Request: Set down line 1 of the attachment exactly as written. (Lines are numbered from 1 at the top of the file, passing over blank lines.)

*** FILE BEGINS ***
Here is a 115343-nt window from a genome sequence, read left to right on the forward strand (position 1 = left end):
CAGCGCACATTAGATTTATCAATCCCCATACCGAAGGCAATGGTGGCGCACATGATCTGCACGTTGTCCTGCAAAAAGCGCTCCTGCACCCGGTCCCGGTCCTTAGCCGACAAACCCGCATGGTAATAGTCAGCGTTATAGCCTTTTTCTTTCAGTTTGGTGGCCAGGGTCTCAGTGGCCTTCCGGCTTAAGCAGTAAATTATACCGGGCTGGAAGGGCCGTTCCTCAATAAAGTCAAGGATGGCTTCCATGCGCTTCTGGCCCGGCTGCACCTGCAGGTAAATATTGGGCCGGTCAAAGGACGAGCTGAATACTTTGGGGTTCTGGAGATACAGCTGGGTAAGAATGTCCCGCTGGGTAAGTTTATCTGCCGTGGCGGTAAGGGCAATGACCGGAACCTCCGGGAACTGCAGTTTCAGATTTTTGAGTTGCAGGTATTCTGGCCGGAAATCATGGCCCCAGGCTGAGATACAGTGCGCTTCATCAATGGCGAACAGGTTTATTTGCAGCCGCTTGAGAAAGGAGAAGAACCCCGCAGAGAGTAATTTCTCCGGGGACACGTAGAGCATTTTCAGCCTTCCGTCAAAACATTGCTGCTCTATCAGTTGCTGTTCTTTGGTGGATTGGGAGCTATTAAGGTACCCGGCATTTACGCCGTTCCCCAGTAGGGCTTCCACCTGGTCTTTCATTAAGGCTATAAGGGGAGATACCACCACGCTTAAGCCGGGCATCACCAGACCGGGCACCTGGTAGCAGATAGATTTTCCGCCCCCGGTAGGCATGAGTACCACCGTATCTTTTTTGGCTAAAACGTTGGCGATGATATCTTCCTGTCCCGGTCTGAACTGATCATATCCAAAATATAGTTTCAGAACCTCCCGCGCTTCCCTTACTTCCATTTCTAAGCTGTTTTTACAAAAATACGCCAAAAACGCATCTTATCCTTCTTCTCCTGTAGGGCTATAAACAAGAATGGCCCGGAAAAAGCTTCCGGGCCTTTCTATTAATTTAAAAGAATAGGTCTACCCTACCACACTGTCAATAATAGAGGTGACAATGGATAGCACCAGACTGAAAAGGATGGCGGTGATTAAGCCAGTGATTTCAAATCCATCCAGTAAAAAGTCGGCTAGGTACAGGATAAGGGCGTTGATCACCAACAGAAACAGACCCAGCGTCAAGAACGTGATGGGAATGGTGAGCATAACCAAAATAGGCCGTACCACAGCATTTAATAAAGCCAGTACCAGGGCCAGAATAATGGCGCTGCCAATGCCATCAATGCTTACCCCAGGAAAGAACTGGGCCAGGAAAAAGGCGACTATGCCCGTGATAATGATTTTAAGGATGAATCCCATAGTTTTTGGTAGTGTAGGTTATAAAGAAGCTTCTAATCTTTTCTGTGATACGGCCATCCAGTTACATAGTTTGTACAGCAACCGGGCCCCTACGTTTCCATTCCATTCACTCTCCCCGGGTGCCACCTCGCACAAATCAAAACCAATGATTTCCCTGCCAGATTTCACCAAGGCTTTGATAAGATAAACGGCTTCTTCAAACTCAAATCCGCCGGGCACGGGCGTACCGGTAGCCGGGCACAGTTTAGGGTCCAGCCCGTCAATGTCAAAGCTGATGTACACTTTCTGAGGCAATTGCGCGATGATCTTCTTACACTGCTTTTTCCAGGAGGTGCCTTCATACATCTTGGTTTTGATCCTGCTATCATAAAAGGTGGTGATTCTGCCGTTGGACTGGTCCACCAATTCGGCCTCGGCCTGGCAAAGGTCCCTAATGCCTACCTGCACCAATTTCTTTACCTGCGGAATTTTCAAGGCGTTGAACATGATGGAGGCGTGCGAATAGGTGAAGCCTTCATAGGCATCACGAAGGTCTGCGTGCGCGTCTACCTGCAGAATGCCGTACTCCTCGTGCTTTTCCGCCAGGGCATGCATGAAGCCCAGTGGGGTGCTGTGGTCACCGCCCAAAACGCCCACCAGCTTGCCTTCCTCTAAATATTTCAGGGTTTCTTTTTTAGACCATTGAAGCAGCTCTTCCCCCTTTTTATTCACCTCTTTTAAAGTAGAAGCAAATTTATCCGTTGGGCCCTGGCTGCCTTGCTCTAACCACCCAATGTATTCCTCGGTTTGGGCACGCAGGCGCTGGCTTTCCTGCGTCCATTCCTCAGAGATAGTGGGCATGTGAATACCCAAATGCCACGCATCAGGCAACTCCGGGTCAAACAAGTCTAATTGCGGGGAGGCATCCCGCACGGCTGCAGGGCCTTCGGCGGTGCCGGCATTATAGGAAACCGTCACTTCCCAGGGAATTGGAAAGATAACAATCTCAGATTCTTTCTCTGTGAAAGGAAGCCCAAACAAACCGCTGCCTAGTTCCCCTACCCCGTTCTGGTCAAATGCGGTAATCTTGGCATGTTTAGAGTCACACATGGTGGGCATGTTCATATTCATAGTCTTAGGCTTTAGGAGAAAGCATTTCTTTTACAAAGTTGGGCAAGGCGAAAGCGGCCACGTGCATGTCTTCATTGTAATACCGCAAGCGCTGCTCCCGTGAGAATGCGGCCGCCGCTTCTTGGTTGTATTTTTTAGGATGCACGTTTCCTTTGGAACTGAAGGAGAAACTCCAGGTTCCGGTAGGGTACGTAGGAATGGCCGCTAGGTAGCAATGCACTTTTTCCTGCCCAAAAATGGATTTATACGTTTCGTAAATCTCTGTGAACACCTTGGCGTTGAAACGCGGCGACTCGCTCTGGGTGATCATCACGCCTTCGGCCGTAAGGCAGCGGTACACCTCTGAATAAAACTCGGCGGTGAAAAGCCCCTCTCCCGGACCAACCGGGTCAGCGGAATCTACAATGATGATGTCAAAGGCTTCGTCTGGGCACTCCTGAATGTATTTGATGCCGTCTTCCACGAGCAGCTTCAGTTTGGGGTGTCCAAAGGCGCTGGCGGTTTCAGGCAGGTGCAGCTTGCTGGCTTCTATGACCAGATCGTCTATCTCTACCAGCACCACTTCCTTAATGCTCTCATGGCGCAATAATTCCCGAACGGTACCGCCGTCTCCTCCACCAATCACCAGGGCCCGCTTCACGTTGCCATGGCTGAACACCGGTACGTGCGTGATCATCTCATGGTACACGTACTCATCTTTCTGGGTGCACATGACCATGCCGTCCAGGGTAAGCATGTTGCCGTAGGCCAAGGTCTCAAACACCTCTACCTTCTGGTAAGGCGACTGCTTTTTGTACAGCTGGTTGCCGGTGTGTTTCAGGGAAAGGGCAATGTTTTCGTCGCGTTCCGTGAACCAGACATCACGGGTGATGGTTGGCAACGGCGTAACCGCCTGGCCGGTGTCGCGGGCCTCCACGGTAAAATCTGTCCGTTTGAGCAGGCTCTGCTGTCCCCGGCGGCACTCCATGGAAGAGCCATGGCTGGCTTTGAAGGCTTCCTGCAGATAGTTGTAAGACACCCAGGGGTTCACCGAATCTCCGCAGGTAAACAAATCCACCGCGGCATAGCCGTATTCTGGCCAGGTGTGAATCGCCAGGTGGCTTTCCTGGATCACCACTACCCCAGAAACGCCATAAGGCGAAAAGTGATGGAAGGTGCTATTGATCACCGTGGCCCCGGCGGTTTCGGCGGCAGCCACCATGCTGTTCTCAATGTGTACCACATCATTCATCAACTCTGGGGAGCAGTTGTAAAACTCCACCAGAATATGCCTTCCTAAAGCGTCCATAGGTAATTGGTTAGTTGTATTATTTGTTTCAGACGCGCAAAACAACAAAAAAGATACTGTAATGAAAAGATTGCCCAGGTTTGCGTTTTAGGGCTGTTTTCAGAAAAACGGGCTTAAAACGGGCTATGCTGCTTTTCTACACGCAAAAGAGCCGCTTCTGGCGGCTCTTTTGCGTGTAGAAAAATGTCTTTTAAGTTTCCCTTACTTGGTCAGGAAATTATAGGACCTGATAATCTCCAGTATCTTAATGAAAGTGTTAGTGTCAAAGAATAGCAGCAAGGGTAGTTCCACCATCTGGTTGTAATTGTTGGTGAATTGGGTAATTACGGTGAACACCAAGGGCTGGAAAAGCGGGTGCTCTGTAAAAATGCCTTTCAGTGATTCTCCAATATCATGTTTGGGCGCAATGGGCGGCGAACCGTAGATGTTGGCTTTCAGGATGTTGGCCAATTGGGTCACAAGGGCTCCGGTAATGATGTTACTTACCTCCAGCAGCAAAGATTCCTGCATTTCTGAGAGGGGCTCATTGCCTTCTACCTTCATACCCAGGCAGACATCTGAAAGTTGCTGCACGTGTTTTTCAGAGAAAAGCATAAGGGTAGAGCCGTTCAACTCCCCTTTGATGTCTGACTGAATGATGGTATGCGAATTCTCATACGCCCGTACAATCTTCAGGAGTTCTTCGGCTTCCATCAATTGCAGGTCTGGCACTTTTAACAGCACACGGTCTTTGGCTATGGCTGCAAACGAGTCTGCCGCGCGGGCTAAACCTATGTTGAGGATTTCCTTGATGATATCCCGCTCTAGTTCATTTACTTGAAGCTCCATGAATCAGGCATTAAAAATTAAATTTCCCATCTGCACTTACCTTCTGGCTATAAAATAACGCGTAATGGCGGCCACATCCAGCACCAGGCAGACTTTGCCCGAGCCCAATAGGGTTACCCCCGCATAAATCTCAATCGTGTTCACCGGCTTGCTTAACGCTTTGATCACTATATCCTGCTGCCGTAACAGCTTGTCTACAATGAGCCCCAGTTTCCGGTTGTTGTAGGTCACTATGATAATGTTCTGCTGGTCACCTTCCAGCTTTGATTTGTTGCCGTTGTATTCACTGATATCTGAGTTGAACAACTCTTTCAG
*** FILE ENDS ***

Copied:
Here is a 115343-nt window from a genome sequence, read left to right on the forward strand (position 1 = left end):